One day at a time
Mango, in its current state, is the worst power-guzzler of the three competitive smartphone platforms and this affects not only how you use it through the day, but your overall confidence in the system. That said, I did find radio reception to be better than the iPhone 4, and was pleased to find it regain a signal rapidly. Call quality was also better. These are traditional Nokia strengths, and with the rest of the market distracted by speeds and specs, surely a place to differentiate once again.
The UI is attractive but needs an overhaul to make better use of space
WinPho 7’s multitasking implementation occasionally caused an annoyance, particularly the lengthy ‘restore’ from background. The latency made some apps, such as the Twitter app Birdsong, borderline unusable. This is something Microsoft must fix, and it doesn’t need full multitasking – just give the user a faster and more aesthetically pleasing restoration from the app’s saved background state.
iPhone and Android users have access to a much more mature Apps marketplace and everyone will have picked up their favourites, most of which aren’t on WinPho 7 yet – the most painful absentee being the Microsoft-owned Skype. I was glad to find Flixster and Sky Sports but missed the WFMU app for example. In many categories there’s more choice.
Incidentally, Contacts Transfer is extremely handy. It works with BlackBerry and iPhone handsets, transferring data over Bluetooth, alas minus contact photos. Given that the phone doesn't sync with PC or Mac address books, this is quite an important feature.
Next page: Metro textual
The review and summary don't quite match
If the Lumia 710 barely makes it through the day and costs £300, why would you consider it for your second phone?
For most people, the use cases for a second phone are:
A) A phone you can rely on to be working when you can't use your 'primary' phone - usually because the battery is dead. Possibly if you need to use a foreign SIM etc.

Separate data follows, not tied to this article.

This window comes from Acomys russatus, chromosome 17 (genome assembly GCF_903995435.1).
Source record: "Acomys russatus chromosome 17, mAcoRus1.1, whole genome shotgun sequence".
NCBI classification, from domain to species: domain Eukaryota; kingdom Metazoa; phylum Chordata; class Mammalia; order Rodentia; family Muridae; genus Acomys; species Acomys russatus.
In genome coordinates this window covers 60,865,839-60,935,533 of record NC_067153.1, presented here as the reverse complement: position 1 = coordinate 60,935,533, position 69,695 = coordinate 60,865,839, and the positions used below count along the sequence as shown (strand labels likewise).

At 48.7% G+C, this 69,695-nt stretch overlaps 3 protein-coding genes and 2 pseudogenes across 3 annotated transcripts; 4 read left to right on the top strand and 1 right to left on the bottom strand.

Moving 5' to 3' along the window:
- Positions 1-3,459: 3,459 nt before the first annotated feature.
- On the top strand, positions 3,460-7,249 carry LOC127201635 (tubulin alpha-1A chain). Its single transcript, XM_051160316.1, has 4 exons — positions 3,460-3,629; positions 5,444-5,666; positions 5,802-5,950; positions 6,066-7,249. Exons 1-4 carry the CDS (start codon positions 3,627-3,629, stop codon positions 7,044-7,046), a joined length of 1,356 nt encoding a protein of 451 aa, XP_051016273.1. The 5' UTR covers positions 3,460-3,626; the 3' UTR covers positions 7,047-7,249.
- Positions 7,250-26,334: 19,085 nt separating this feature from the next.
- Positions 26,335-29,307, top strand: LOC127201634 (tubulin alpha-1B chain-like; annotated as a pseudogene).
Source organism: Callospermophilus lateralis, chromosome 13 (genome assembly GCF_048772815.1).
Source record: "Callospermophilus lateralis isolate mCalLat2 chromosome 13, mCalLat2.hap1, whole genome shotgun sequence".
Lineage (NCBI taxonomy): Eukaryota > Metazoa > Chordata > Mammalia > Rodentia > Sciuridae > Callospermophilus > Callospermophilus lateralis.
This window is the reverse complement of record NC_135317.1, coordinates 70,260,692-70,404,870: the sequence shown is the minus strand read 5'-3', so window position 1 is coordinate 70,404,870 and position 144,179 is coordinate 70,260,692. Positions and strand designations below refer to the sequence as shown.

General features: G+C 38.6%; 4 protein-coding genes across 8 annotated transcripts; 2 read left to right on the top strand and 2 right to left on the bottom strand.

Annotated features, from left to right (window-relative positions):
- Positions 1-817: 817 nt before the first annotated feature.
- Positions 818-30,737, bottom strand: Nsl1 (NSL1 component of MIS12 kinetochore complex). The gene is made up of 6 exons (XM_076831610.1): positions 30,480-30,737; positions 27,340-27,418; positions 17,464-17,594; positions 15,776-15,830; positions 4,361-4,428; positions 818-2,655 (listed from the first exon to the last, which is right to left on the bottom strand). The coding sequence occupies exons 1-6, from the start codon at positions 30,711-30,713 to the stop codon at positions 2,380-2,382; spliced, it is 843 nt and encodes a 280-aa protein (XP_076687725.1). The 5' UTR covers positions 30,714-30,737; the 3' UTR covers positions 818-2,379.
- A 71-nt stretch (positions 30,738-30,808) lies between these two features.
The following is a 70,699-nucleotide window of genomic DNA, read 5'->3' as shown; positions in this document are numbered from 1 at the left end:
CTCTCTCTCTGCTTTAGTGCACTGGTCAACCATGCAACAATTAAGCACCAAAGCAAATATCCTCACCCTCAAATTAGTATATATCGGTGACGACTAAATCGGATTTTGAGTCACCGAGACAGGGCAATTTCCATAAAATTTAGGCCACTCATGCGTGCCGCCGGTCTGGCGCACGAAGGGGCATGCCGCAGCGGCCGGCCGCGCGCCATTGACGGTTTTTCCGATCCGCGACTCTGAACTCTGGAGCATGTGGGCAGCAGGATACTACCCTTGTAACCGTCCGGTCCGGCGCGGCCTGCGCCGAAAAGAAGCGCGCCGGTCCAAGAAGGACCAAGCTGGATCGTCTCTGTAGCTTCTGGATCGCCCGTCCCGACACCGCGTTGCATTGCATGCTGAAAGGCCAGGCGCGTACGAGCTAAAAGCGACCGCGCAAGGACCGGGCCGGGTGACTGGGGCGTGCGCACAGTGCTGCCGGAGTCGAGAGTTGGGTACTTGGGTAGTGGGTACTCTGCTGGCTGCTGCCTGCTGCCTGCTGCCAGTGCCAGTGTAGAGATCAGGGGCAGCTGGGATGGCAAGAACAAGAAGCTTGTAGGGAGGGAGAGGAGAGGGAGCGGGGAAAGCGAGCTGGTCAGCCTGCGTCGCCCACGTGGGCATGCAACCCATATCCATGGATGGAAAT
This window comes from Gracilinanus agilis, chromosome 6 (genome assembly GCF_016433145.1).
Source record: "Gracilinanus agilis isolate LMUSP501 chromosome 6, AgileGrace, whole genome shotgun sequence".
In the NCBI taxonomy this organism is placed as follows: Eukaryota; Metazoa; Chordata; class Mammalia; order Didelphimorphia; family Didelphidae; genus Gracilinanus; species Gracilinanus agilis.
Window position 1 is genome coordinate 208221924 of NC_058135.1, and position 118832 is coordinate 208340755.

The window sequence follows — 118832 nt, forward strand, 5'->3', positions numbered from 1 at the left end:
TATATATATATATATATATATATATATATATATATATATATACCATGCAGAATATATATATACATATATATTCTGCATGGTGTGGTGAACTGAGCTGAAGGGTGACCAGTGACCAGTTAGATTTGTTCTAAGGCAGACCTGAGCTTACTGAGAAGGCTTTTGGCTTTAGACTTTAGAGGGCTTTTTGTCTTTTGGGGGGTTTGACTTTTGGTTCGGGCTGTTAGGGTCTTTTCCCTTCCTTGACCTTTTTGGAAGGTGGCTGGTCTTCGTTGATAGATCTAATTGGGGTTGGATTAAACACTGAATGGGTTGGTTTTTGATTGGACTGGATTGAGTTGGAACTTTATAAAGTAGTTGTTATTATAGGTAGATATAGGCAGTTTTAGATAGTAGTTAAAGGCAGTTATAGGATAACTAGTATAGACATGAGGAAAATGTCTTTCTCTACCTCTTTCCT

B) A phone that's so cheap you can take it walking, sailing, canoeing and bungee jumping* without caring too much if you lose or destroy it.
So you'd expect a second phone to have a battery that lasts much longer than your main phone, and be dirt cheap - something like the £10 jobbies from Tesco, or that Energizer-bunny one.
The Lumia 710 doesn't fit either of those use cases, so I really don't understand which demographic you see using this as a second phone.
I can however see the Lumia 710 as being a second choice if you can't afford the smartphone you really want. That's especially true as there's so little reason to pick the Lumia 800 over the 710.
*Ok, maybe not bungee jumping. Skiing?
In what universe is a £300 phone considered budget? What adjective would you use to describe models costing £20?
Budget model, cheap and cheerful etc ...
... Yet costing getting on for half as much again as for a similarly-specced Android talker. It looks a fine effort, but only really interesting as a budget phone at the sub-£200 level. Hopefully typical discounting will kick in and restore some sanity. £300 gets anything apart from bleeding-edge flagship models from anyone else.
I can't compare the speed of the browser, but with regards to standards compliance, I just scored 100 on the acid3 test